The updated purpose statement by the CEOs of 181 of America’s largest companies incorporates additional stakeholder commitments (customers, employees, suppliers, and communities) into a company’s purpose for operating. If companies are truly interested in measuring their performance and progress in achieving their stated purpose, issues such as customer welfare, customer privacy, labor practices, water management, employee health and safety, supply chain management, and business ethics increase in relevance. These are the exact issues and topics ESG analysis targets.
What is Corporate Governance?
While corporate governance clearly falls under the governance pillar for ESG (environment, social and governance) investing, a change in purpose to serve all stakeholders will impact the environmental and social dimensions of a company as well. Corporate governance is the system of rules, practices, and processes by which a firm is directed and controlled. Since corporate governance also provides the framework for attaining a company’s objectives, it encompasses practically every sphere of management, from action plans and internal controls to performance measurement and corporate disclosure. (1)
Governance analysis by investors and stakeholders is not new, and largely predates environmental and social considerations. Academic research is rich on best practices for governance, and ESG rating agencies, such as MSCI and Sustainalytics, view governance as a material consideration for all companies.
Governance: The Most Researched ESG Factor
Simply stated, strong governance has delivered. A study of academic literature found that the governance factor was the single most important ESG factor, most widely researched and associated with better than market performance (2). A meta-study, which included 2000 academic studies, found that governance was the most cited factor in studies exhibiting stronger than market corporate financial performance (3). These studies also noted that the ability to deliver market outperformance may slow as investors had already discovered this potential source of alpha.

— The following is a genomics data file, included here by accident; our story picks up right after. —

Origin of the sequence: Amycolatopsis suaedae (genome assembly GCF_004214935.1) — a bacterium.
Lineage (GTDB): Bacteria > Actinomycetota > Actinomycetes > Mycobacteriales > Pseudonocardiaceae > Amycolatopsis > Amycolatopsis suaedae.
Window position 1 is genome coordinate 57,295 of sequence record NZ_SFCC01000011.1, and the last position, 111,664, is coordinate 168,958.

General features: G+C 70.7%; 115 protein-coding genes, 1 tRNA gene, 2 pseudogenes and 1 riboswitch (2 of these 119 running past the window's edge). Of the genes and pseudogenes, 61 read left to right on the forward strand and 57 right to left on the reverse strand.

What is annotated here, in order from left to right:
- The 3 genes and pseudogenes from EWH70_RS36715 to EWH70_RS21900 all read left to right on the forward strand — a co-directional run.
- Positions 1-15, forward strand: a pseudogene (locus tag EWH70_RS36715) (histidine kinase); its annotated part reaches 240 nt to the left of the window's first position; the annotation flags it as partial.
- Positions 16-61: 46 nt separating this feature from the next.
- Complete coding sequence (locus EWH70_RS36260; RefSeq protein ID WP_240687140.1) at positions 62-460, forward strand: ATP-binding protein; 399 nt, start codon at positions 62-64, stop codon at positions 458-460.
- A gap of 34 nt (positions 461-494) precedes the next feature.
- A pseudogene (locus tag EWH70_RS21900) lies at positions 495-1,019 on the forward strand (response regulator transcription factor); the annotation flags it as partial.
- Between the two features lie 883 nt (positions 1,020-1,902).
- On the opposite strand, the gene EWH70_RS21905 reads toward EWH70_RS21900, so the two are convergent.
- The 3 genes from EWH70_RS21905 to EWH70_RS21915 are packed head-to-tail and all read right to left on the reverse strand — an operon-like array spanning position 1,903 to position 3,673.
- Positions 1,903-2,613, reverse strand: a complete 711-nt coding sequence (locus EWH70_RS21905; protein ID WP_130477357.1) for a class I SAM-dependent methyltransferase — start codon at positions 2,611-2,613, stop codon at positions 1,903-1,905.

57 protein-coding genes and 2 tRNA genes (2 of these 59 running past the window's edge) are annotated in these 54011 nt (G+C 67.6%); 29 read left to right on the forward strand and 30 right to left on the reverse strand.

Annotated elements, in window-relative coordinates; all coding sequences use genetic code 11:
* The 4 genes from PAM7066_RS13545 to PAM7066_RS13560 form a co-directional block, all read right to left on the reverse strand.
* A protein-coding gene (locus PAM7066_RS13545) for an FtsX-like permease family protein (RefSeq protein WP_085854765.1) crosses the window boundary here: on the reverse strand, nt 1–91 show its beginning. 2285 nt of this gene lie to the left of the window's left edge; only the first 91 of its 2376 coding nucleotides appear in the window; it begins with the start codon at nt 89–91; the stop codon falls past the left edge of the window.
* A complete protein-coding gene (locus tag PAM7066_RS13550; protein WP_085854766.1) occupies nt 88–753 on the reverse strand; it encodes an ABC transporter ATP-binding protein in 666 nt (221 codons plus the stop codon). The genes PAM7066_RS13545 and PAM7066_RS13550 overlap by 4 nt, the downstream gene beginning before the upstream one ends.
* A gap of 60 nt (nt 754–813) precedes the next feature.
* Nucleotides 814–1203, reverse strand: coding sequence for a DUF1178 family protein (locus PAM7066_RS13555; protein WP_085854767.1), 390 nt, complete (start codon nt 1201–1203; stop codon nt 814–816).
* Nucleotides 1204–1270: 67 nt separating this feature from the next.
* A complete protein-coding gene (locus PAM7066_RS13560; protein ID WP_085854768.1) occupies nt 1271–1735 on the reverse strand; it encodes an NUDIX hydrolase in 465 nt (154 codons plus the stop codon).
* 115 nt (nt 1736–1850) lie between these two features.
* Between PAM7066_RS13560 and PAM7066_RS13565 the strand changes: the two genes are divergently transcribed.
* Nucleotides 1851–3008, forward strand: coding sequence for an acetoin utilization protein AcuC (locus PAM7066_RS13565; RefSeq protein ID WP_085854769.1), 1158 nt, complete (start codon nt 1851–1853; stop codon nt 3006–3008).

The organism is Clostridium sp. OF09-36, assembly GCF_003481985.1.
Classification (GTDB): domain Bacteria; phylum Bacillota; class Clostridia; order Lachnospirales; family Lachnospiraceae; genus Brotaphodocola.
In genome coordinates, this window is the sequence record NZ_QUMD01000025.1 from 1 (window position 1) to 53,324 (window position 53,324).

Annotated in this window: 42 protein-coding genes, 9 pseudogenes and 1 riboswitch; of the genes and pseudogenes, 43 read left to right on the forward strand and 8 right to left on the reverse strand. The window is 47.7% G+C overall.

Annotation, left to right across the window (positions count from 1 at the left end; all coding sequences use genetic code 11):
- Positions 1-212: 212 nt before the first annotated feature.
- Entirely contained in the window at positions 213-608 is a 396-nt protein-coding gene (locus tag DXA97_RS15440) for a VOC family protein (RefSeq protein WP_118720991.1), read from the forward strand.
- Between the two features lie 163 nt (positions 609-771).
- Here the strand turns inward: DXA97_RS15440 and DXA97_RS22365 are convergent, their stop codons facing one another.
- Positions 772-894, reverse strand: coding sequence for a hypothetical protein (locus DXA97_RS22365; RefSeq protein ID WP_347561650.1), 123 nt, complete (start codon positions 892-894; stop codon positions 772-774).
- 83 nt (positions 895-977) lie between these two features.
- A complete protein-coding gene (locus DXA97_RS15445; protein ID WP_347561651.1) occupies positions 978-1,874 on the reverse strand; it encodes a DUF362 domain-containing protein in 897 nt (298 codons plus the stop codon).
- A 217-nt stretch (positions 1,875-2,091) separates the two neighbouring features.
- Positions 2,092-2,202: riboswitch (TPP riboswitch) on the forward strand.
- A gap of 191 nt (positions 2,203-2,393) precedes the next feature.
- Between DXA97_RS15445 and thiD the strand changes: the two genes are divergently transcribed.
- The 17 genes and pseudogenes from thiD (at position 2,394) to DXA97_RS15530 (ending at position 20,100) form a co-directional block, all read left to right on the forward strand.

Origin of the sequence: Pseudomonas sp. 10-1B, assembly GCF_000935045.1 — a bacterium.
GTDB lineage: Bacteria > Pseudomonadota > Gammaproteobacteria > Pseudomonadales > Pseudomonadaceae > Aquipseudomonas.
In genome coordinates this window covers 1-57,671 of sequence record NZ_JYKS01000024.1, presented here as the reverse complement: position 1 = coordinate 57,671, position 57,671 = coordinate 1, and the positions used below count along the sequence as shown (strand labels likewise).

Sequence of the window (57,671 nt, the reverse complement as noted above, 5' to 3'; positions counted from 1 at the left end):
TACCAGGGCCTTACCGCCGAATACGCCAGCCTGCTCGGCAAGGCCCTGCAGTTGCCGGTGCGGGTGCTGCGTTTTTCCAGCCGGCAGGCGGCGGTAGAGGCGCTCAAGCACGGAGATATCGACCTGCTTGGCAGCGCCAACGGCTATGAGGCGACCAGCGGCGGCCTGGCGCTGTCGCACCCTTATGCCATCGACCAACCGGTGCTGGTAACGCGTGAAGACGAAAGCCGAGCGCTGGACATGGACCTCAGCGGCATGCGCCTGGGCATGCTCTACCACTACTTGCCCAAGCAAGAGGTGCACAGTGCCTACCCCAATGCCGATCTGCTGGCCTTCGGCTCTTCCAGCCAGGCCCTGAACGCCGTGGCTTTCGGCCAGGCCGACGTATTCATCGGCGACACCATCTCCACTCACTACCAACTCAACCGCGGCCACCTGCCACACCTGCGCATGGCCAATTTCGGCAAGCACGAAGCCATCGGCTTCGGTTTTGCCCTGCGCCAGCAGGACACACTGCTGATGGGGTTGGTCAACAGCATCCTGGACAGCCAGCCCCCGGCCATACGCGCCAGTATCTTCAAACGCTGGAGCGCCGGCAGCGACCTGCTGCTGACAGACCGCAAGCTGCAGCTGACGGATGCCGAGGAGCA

How does strong governance benefit a company and an investor? If a bank were considering lending money to two companies in the same industry and one had stronger governance policies, cleaner accounting, an independent board, and robust disclosure and transparency, which one would pay a lower interest rate? Studies have found a positive relationship between strong corporate governance and lower capital and funding costs (debt and equity) (2). Lower funding costs could increase the number of projects available to a company to pursue profitably, creating a clear competitive advantage.
If you were considering investing in an industrial manufacturer that was weighing whether to increase capital spending or reinvest in employee training, would a company’s board independence influence your decision? If you found that half of the board of directors were equipment suppliers to the company, would that impact your confidence in the board making the best capital allocation decision for investors?
Governance Metrics and Ratings
Fortunately for investors and other stakeholders, governance analysis is older than environmental and social criteria analysis and related disclosure is stronger. Mandated regulatory (SEC) and exchange disclosure requirements are partly responsible. Additionally, CEOs and boards have clearer guidance on governance best practices, with recommended principles of corporate governance available from a variety of industry and investor associations (e.g. Business Roundtable, Investor Stewardship Group). https://s3.amazonaws.com/brt.org/Principles-of-Corporate-Governance-2016.pdf https://isgframework.org/corporate-governance-principles/
The ability to assess a company’s governance and to compare companies is generally stronger than similar environmental and social issue analysis. A review of the governance criteria indicators by the largest ESG rating agencies (see table below for one ratings agency criteria) reveals broad overlaps in the underlying issues or attributes tracked.
The key consideration for boards and investors is understanding how a shift from a ‘shareholder primacy focus’ approach to a ‘stakeholder capitalism’ approach would change what criteria and metrics are needed to measure company, board and CEO success and performance. A company’s stated purpose helps inform investors and other stakeholders on defining success.
Statement of Purpose